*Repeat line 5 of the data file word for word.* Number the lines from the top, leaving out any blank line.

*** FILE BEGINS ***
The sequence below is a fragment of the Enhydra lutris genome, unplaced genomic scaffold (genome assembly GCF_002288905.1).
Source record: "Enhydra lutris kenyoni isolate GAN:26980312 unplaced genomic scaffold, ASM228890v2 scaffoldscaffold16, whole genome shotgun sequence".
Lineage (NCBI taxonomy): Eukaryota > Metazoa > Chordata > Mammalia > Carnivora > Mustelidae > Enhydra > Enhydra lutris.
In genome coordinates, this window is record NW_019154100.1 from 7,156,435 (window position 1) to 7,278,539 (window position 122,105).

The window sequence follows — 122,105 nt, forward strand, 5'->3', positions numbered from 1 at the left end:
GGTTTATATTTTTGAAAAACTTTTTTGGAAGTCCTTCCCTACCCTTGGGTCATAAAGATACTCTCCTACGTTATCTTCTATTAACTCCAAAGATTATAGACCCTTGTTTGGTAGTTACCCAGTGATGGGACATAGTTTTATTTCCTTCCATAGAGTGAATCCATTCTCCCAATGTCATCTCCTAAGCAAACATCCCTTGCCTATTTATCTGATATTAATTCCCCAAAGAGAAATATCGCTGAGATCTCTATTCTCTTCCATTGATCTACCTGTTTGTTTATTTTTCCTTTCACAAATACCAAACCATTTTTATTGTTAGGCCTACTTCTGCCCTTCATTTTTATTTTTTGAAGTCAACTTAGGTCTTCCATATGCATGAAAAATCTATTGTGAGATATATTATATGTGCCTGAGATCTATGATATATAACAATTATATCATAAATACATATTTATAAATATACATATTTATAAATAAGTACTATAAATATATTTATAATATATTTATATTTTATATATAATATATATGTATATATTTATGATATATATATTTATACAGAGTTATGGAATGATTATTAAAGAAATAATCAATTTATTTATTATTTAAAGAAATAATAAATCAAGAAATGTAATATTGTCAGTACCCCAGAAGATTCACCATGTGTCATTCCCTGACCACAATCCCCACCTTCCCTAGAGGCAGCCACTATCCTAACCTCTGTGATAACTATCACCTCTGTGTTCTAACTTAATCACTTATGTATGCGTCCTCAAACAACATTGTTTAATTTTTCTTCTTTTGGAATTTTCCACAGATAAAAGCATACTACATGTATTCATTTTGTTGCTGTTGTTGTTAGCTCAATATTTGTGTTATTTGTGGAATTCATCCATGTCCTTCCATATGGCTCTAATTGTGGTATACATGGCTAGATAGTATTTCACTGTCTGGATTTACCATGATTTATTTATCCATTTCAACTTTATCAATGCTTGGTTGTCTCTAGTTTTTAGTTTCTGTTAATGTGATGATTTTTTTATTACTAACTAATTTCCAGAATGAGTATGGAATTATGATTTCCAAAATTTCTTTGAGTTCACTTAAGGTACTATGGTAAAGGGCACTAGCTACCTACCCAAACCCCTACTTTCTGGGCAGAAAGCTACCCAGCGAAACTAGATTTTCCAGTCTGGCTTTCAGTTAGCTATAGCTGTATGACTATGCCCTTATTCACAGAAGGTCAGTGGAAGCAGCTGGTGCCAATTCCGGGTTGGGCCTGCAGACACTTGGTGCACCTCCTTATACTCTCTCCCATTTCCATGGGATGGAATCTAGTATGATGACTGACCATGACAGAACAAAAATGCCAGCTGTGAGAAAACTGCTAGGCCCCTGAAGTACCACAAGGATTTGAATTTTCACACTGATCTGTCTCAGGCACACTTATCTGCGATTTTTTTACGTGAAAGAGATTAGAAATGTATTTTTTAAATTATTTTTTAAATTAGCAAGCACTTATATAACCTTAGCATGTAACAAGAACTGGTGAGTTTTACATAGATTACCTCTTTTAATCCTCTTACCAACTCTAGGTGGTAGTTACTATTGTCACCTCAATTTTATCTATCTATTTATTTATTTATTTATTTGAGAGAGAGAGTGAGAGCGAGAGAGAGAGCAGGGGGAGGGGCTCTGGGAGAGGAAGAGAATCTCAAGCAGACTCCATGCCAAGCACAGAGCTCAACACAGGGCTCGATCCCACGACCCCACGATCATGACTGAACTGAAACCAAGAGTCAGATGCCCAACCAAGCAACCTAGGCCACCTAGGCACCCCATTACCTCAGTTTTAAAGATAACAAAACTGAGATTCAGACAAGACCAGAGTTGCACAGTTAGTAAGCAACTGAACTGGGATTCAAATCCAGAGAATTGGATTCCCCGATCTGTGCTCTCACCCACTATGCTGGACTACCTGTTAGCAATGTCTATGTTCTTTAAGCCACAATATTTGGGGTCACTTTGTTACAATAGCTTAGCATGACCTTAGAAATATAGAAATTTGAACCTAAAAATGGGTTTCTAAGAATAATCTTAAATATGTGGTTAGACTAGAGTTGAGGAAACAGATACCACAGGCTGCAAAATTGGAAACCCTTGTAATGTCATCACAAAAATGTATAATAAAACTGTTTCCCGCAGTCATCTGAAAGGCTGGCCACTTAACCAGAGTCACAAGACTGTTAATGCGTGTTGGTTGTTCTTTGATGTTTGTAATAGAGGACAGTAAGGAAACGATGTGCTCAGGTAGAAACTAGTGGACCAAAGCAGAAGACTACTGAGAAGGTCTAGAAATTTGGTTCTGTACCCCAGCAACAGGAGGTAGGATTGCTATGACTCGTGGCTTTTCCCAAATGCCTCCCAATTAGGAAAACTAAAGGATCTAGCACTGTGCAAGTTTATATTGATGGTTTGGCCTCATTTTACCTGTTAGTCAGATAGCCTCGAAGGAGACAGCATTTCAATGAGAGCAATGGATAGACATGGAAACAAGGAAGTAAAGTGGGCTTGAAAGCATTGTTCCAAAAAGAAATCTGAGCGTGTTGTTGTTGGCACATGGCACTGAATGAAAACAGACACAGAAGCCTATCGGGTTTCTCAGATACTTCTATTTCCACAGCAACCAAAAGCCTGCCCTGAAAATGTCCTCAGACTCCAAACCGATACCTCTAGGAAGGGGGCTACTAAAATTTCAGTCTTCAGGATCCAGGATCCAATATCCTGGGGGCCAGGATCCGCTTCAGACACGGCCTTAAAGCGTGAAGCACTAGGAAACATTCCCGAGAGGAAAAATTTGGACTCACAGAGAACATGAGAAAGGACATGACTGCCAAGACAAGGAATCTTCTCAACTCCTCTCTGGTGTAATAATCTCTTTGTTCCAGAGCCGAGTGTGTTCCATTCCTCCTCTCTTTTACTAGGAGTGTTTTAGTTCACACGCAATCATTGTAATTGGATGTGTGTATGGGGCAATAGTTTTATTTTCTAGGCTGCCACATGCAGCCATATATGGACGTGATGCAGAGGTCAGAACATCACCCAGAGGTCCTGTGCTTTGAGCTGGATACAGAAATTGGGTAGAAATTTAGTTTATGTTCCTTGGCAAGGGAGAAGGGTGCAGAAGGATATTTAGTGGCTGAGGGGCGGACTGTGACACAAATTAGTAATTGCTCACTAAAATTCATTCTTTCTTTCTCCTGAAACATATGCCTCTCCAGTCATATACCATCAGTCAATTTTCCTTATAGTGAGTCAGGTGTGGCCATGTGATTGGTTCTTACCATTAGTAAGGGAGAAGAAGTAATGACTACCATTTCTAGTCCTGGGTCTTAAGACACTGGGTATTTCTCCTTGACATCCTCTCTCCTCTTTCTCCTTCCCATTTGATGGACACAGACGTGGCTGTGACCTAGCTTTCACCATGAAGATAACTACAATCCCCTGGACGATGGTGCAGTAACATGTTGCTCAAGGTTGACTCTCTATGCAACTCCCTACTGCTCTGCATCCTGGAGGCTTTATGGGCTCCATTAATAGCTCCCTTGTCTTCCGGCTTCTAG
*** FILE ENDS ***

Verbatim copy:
The window sequence follows — 122,105 nt, forward strand, 5'->3', positions numbered from 1 at the left end: